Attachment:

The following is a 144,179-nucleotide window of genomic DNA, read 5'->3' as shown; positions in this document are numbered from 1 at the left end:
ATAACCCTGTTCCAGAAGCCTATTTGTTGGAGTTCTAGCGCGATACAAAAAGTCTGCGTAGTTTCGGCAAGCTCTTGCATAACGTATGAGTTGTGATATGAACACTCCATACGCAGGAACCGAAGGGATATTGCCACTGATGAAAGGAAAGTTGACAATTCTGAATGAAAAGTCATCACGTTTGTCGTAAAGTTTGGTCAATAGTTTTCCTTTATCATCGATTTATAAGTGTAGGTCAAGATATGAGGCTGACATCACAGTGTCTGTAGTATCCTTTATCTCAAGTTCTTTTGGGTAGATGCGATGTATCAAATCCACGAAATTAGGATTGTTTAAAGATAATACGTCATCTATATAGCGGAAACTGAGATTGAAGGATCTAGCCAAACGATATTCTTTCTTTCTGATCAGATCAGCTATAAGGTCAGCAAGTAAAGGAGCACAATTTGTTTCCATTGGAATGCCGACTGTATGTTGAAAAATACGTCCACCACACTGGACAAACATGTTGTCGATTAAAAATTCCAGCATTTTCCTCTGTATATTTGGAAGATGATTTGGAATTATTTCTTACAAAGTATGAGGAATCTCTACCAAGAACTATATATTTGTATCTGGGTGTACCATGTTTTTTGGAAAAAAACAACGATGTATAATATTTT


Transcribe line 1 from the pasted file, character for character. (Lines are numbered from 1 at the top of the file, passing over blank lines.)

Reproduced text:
The following is a 144,179-nucleotide window of genomic DNA, read 5'->3' as shown; positions in this document are numbered from 1 at the left end: